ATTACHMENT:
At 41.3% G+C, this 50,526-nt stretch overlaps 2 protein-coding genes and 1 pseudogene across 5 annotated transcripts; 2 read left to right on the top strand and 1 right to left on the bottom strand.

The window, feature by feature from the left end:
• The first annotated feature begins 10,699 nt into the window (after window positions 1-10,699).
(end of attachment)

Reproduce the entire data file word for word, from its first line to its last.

At 41.3% G+C, this 50,526-nt stretch overlaps 2 protein-coding genes and 1 pseudogene across 5 annotated transcripts; 2 read left to right on the top strand and 1 right to left on the bottom strand.

The window, feature by feature from the left end:
• The first annotated feature begins 10,699 nt into the window (after window positions 1-10,699).